Another meeting will be scheduled soon.
By JOHN W. GOODWIN JR.
VINDICATOR STAFF WRITER
POLAND -- Some township residents will be getting a new sewer line, if they agree to pay more than $4 million.
Several dozen homeowners turned out to hear a proposal from Mahoning County sanitary engineer Joseph Warino concerning the line, which is designed to run through parts of Arrel Smith Road, Struthers Road and U.S. Route 224. The 4.5-mile line would tie into the Struthers Water Pollution Control Facility.
Officials say the line would service about 73 single-family units along its route as well as a densely populated area of residential units south of 224 that have malfunctioning septic systems. The project also would provide for residential and commercial growth.
For homeowners at Wednesday's informational gathering, the estimated price of about $11,000 per household was a major concern.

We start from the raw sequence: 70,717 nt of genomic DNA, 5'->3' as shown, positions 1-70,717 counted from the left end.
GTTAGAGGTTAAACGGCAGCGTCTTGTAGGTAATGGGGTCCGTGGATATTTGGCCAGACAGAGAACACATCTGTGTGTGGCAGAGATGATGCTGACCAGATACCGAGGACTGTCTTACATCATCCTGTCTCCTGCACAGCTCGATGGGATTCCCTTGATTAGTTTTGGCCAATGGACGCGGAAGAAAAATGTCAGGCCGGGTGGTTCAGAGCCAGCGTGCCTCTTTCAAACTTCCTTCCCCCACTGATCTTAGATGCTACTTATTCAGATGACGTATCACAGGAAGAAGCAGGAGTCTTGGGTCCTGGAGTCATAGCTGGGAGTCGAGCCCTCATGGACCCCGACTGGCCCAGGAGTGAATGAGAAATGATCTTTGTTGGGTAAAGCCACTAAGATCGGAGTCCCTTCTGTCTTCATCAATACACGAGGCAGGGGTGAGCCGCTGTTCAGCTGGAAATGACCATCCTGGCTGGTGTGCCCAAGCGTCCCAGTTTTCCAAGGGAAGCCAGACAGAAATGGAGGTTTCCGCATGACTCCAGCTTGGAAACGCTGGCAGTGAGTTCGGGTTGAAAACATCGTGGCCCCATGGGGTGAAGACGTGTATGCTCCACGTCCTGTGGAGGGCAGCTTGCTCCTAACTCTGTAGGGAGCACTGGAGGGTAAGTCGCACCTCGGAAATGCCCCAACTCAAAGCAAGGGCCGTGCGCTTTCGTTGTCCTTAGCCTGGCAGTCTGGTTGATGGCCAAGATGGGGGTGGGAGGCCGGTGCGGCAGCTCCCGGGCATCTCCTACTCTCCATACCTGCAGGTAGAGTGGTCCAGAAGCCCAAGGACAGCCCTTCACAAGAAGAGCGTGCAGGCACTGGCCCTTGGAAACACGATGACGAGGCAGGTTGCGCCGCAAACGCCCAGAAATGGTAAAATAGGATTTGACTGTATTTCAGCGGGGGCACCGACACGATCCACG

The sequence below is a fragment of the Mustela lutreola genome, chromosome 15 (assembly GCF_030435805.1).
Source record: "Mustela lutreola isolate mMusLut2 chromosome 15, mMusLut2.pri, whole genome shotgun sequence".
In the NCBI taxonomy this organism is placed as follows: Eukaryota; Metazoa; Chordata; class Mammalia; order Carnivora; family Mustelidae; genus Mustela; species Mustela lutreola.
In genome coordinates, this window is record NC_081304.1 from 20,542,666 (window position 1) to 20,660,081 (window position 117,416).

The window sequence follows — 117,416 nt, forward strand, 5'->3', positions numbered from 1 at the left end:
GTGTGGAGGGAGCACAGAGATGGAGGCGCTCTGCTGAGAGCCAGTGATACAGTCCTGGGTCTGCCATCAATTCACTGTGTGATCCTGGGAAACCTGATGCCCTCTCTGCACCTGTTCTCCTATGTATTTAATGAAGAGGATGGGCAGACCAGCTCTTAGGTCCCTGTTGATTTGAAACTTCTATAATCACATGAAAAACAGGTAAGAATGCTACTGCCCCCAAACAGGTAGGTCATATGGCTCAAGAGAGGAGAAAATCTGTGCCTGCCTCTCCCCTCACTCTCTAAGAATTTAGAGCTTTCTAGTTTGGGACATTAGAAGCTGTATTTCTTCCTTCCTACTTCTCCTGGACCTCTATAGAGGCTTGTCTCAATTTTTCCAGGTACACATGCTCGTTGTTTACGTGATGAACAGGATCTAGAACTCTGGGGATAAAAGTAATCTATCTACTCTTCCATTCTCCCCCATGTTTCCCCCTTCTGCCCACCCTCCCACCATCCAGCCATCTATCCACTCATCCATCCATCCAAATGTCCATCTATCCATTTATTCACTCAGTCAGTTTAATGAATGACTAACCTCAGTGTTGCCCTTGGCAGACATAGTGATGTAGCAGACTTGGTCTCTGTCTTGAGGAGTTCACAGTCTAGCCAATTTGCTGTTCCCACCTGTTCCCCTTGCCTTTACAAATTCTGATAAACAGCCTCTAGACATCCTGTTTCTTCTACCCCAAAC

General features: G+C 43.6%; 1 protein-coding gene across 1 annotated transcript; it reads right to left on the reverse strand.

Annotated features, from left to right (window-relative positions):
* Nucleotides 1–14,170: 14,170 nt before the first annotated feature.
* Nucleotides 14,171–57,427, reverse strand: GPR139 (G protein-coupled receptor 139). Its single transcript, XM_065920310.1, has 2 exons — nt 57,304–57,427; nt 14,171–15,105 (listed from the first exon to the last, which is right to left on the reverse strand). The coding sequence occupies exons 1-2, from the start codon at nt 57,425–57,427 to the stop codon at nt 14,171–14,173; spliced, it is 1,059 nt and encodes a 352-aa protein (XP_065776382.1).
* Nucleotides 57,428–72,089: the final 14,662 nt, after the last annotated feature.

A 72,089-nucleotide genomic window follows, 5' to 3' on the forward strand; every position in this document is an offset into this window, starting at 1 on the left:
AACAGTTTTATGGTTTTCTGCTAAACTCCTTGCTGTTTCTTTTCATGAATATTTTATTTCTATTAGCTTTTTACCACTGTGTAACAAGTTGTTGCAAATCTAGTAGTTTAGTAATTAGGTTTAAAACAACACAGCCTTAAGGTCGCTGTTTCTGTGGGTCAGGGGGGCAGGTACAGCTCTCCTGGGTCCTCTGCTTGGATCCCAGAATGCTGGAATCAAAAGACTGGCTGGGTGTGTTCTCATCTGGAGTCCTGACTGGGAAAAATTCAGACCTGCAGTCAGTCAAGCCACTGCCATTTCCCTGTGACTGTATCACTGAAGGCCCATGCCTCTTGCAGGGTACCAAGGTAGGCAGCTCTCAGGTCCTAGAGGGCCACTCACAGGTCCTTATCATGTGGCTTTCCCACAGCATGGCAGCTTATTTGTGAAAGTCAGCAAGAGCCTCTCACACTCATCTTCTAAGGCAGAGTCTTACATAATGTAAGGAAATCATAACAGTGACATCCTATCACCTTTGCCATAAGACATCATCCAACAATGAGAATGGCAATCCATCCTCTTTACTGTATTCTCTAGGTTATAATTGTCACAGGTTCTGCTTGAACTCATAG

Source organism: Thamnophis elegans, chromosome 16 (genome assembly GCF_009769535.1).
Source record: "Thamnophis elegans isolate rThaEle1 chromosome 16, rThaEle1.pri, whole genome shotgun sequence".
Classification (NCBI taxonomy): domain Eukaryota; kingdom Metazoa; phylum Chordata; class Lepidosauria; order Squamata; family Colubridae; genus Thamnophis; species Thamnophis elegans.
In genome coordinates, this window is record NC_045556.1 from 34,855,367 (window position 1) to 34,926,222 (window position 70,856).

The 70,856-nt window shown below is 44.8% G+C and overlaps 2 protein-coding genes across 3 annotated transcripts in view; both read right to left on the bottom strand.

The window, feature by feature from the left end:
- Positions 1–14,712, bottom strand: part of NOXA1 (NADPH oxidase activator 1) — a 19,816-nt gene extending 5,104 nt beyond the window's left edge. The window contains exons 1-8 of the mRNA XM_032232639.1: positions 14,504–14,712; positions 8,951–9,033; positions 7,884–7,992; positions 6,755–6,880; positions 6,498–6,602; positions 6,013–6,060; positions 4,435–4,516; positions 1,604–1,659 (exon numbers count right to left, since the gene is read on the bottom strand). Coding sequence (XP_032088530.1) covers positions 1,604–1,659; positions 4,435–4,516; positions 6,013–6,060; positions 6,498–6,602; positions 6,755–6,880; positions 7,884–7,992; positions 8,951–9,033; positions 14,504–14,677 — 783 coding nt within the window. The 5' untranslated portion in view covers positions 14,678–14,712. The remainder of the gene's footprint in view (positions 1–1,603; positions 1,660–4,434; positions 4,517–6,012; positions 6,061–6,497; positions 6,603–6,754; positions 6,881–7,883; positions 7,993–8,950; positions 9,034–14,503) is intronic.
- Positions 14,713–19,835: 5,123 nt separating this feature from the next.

There are 73 structures and 16 vacant lots adjacent to the line's path. State law mandates that any home built within 200 feet of the line is required to tie into the system.
In an effort to drive the per-household cost down, county officials asked developers who plan to develop the 2,100 acres slightly outside the 200-foot requirement to agree to tie into the system. Commitments were made for 433 of those acres.
Warino said the commitments on undeveloped land and the structures make about 522 units, bringing the cost to $7,854 per home with an additional $3,100 connection fee. The cost could be assessed to each homeowner's taxes at $392 annually over 20 years.
Fifty-one percent of homeowners in the area would have to agree on the project before officials would move forward, but Wesley Vins, of the Mahoning County Environmental Health Division, said they could be forced into a sewer system upgrade should the area be deemed a public health nuisance because of bad septic tanks. Vins has made three trips to the area in three weeks for septic problems but could not determine the likelihood that the area would be declared a nuisance.
Township officials are now considering sending letters to all potentially affected homeowners before another meeting is scheduled.